Emerging Markets Are the Biggest Determinant of Bitcoin’s Price Movement: Fundstrat’s Tom Lee
Mining and network effects affect the price of Bitcoin, but according to Tom Lee, the biggest determinant of Bitcoin’s price movement is the emerging markets. In a recent interview, the Bitcoin researcher from Fundstrat Global Advisors stated that the economic factors at play in emerging markets have had the biggest effect on the price of Bitcoin, with the two markets running parallel to one another. Basing his observation on the MSCI Emerging Markets Index, Lee observed that the two markets were on a steady rise from the beginning of 2017, peaked towards the end of the year, and have been on a downward trajectory since.
The Emerging Markets Effect
Emerging markets have been overlooked as the prime movers of Bitcoin’s price, but according to Lee, they are the biggest determinants of the BTC price movement. This is primarily for two reasons, he explained in a recent interview on CNBC. The first is that emerging markets dictate the actions of hedge funds which are some of the biggest price movers in the crypto world. Hedge funds typically rent emerging market stocks, he explained, and when they are ‘risk off,’ Bitcoin’s price suffers.
The second factor is the wealth effect, the change in spending that accompanies a change in perceived wealth.
If you’re living in an emerging market and you see your stock market fall hugely, it means you have a lot less money to buy bitcoin. That affects the network effect because you can’t buy bitcoin.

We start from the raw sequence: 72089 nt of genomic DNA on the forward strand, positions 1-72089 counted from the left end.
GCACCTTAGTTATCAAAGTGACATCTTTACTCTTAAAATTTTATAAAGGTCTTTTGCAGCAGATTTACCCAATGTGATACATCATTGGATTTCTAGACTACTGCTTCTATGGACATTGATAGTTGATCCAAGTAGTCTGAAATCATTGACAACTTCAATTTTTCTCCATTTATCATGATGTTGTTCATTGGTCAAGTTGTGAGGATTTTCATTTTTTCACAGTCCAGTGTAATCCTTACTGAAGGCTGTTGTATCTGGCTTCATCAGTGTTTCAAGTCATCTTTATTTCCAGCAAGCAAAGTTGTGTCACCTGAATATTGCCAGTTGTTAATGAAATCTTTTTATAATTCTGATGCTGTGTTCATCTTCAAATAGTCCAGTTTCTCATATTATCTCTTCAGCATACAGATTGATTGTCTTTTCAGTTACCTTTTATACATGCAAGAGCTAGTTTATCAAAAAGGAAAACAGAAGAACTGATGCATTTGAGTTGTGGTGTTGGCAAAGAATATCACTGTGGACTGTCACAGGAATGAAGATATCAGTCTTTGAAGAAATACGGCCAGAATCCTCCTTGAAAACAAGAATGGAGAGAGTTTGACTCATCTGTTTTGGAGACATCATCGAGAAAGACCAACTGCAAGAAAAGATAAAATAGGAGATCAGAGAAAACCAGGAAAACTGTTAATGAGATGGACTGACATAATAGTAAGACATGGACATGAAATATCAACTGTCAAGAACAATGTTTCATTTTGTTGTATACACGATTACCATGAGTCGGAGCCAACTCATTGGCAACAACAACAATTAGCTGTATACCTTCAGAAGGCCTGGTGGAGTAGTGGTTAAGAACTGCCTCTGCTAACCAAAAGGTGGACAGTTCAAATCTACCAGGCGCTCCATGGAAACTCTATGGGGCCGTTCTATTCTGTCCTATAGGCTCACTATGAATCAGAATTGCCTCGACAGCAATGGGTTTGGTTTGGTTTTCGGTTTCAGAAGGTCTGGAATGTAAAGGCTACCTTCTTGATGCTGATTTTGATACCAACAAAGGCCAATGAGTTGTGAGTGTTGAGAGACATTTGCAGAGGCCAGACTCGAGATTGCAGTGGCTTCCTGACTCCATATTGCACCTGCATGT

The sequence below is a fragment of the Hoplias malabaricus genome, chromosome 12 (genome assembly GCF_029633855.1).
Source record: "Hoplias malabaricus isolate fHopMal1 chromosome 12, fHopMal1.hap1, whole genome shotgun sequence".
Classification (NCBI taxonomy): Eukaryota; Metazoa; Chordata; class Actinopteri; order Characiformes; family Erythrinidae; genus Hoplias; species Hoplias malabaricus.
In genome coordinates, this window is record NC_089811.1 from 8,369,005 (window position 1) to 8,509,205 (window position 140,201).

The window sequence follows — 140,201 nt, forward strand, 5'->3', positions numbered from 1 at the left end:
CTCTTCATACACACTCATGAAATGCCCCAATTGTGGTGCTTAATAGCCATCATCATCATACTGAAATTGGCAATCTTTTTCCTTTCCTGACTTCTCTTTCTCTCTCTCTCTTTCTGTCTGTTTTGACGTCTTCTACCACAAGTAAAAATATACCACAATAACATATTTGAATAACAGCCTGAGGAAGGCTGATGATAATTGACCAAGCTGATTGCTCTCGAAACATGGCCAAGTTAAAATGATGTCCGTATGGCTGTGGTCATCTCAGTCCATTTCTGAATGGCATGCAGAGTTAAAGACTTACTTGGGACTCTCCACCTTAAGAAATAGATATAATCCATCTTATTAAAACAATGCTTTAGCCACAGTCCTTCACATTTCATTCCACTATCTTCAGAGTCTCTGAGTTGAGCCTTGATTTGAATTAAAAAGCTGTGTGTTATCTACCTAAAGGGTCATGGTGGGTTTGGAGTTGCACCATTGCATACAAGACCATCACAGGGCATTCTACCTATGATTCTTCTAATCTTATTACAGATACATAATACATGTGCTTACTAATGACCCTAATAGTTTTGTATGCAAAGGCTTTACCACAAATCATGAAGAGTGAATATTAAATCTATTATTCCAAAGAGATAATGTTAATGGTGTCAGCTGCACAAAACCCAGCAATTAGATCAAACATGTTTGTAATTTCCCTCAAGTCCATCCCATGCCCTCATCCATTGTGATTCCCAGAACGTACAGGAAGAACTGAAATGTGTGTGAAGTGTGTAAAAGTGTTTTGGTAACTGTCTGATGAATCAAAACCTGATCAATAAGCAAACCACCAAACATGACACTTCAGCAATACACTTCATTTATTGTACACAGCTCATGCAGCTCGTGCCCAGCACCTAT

Lee based his observations on the MSCI Emerging Markets Index, an index created by Morgan Stanley Capital International that measures the performance of equity markets in the global emerging markets.
Lee’s observation suggests that hedge funds and emerging markets are the biggest drivers of the Bitcoin price. This is contrary to previous beliefs held by many that the leading economies such as the U.S., China, and Japan have been the forces behind the market. It also debunks the widely-held myth that institutional capital has shied away from the market owing to its volatility.
I think on the margin, exchanges like BitMEX have attracted macro hedge funds. So I do think hedge funds are playing a role right now, and until we get other on-ramps, they are really incremental demands for crypto.
Hedge funds have progressively changed their stance on cryptos in large part because of new analyst hires. Lee stated that most of the people being hired by hedge funds are young and fresh from college and are thus interested in crypto. This gradually rubs off on the rest of the company, and it thus invests in crypto. It’s, however, still difficult for these institutions to go all in on the crypto industry as there are some fundamental issues that have yet to be addressed.
The first challenge is the storage of the cryptos, with many investors not being comfortable with the hedge funds taking custody. The second is understanding the valuation models, owing to the insufficiency of market research availed to the hedge funds.
Despite the negative market momentum for the better part of the year, Lee still believes Bitcoin could make a rally before the year ends. Bitcoin has continued to fight to stay above the $6,500 mark despite a flurry of negative and bearish news that have come its way. In the last week alone, the SEC has rejected ETF applications which the market has eagerly awaited all year, and China further clamped down on crypto activities, forcing major payment channels like Alipay and Tencent to close accounts belonging to crypto entities.
Asked if he still stood by his prediction that Bitcoin’s price would hit at least $20,000 before the year ends, Lee stated that he remains confident as it only takes about 10 days for Bitcoin to rally.